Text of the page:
If you are like many faculty, you probably have stacks of books, journals, articles (whether print or virtual) accumulating on various surfaces in your work space and home. So the last thing you are looking for is something else to read. With that as a given, The Innovative Instructor still wants to recommend another book for you.
Teaching What You Don’t Know by Therese Huston (MSEL catalog, ISBNdb for online shopping price comparisons), is well worth perusing if you ever have to be teach a subject with which you are less than familiar. This situation is increasingly a common reality for faculty. Sometimes the gap between what you are asked to teach and your specialty interest is short — you’re a historian of British 20th century politics asked to teach a course on the political changes in Europe between the two world wars. Sometimes the gap is wider — Huston cites the example of a chemistry professor asked to teach a freshman year seminar called “The Common Intellectual Experience” where topics included the Declaration of Independence and slave narratives, two topics not generally covered in chemistry training (p. 11).
Huston discusses the advantages the experience can bring to an instructor who is a “content novice,” but more importantly, offers concrete steps that can be taken to teach a course outside of one’s disciplinary expertise. For example, she emphasizes the value of backward design.
Backward design involves 1) determining what you want students to be able to do as a result of taking the course, 2) deciding how you will assess their competency, and 3) based on 1) and 2) deciding what and how you will teach. (For more on backward design see: Wiggins, Grant and Jay McTighe. “What is Backward Design?,” in Understanding by Design. 1st edition, Upper Saddle River, NJ: Merrill Prentice Hall, 2001, pp. 7-19.) However, backward design is just one of a number of strategies Huston offers.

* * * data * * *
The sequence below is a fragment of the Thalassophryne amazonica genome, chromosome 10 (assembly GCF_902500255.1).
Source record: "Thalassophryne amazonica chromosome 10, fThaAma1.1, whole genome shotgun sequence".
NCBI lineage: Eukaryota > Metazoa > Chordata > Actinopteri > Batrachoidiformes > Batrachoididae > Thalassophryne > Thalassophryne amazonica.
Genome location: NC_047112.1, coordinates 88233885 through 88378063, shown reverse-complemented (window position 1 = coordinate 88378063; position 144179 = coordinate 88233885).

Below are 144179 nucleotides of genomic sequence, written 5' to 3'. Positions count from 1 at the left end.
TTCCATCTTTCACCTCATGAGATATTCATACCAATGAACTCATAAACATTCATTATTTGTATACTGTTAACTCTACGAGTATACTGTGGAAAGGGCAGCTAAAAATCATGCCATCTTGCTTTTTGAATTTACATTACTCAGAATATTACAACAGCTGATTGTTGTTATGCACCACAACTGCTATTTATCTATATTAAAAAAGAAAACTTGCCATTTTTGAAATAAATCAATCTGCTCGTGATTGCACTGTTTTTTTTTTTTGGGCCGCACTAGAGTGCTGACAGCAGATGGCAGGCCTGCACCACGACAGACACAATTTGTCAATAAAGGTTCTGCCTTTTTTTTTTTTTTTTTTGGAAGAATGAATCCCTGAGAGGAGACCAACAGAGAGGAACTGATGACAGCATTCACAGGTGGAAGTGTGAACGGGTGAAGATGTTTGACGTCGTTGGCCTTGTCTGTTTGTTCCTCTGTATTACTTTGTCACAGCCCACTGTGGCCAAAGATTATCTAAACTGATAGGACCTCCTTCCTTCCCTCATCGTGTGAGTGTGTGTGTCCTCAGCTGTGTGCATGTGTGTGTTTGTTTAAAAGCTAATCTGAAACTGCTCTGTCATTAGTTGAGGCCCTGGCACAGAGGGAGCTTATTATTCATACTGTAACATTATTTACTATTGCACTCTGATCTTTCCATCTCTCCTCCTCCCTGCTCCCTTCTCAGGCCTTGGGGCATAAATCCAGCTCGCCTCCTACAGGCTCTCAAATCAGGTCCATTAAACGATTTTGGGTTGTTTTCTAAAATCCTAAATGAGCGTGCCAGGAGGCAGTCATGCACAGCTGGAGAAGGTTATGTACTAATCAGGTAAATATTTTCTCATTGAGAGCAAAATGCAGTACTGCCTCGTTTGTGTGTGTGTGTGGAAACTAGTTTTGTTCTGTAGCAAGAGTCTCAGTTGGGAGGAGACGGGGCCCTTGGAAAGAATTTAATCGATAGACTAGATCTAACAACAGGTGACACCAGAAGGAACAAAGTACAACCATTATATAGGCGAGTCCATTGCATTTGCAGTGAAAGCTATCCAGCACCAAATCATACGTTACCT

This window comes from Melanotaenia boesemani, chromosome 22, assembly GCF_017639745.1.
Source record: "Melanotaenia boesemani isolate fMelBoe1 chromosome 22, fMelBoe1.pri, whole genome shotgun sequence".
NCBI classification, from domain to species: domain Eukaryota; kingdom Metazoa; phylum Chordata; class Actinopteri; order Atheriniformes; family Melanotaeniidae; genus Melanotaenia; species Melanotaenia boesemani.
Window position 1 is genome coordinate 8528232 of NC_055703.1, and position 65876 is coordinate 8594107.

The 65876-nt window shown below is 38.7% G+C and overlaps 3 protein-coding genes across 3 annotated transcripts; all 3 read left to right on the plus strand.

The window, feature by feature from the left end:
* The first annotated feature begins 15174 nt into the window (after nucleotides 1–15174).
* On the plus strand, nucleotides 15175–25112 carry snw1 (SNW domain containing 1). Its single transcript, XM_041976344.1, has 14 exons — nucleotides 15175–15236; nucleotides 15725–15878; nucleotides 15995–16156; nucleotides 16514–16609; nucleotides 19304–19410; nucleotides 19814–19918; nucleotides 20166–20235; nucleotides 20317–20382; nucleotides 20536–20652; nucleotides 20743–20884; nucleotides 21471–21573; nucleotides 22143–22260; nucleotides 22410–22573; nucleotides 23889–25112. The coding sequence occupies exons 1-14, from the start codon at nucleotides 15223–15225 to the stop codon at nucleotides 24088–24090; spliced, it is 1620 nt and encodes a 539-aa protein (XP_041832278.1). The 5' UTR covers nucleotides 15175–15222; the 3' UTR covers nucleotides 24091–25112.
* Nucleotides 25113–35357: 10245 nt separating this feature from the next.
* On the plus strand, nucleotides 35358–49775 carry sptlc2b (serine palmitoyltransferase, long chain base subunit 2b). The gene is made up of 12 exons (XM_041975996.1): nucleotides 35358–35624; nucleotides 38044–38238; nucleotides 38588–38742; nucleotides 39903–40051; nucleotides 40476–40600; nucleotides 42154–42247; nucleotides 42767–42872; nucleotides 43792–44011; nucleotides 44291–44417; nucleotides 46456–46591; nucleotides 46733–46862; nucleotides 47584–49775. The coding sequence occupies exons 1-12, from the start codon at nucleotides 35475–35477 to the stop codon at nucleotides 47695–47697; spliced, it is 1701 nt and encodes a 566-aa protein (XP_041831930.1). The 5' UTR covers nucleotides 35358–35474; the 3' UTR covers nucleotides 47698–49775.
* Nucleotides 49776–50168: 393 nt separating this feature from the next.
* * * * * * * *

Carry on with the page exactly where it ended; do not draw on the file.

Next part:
She examines common mistakes made (assigning too much work, underestimating preparation time) and outlines tactics for surviving in the classroom. She also covers active learning strategies and other activities to engage students. These can be especially useful when you are concerned about your level of expertise in the course subject matter.
Huston is reassuring with her statement, “It may not be the world’s most comfortable teaching, but students can learn as much, if not more, than they can in classes where you’re teaching form the core of your expertise.” (p. 8). After all, the chances are excellent that no matter what you are teaching, you will know more than your students.
In fact, Teaching What You Don’t Know is full of great advice for anyone teaching, whether or not familiarity with the subject matter is an issue. There is also a section with guidelines for administrators, such as department chairs, who may be in the position of making these teaching assignments. While not a primary source for instructional basics like how to build a syllabus or stimulate engaging class discussions, the curriculum design descriptions, teaching activities, and strategies for classroom management Huston offers make the book well worth a read.
Macie Hall, Senior Instructional Designer
Center for Educational Resources
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